Anderson, C.A. (1989).

Causal reasoning and belief perseverance.

In D.W. Schumann (Ed.), Proceedings of the Society for Consumer Psychology (pp. 115-120). Knoxville, TN: University of Tennessee.

Summary

This paper explores the role of causal reasoning in producing beliefs that are unreasonably resistant to change. This perseverance effect has been explored for three types of beliefs: beliefs about oneself (self impressions); beliefs about another person (social impressions); and beliefs about variables in the external world (social theories). Though the role of causal reasoning in belief perseverance has been explored in several paradigms, the focus here is on the debriefing paradigm. In this paradigm, subjects are led to hold one of two conceptually opposite beliefs by the presentation of some initial data. Later some subjects are decreased—hold about the totally fictitious nature of the initial data. Finally, subjects are asked to indicate their true personal beliefs. Belief perseverance is indicated when debriefed subjects cling to their experimentally induced initial belief. Four different ways of testing for the effects of causal reasoning on belief perseverance are presented. In each case, results indicate that causal reasoning increases resistance to changing one's belief. Reducing or preventing causal thinking during the formation of initial beliefs reduces the perseverance effect. Increasing or enabling causal thinking during the formation of initial beliefs increases the perseverance effect. Forcing a person to think causally about related alternative explanations reduces the perseverance effect. Statistically controlling for amount of spontaneous causal thinking (or its byproducts) reduces the perseverance effect. Applications of these findings to real world belief induction and change situations are discussed.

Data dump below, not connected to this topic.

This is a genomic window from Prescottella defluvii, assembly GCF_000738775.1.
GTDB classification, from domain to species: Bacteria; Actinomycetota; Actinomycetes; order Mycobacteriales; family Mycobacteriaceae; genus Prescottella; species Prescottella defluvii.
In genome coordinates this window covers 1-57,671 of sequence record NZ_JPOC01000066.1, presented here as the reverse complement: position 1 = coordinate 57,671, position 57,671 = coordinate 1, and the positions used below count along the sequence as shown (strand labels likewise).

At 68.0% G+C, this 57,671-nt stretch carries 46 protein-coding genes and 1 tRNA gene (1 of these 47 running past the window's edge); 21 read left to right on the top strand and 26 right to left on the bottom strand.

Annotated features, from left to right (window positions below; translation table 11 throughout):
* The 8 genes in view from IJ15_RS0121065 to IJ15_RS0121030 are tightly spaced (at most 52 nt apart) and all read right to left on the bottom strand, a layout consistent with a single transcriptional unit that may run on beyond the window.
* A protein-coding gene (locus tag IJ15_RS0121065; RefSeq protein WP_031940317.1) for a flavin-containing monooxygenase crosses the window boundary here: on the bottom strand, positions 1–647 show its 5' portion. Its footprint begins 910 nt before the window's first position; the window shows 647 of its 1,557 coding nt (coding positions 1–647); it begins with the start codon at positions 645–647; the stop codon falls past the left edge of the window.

© 1988 by Craig A. Anderson.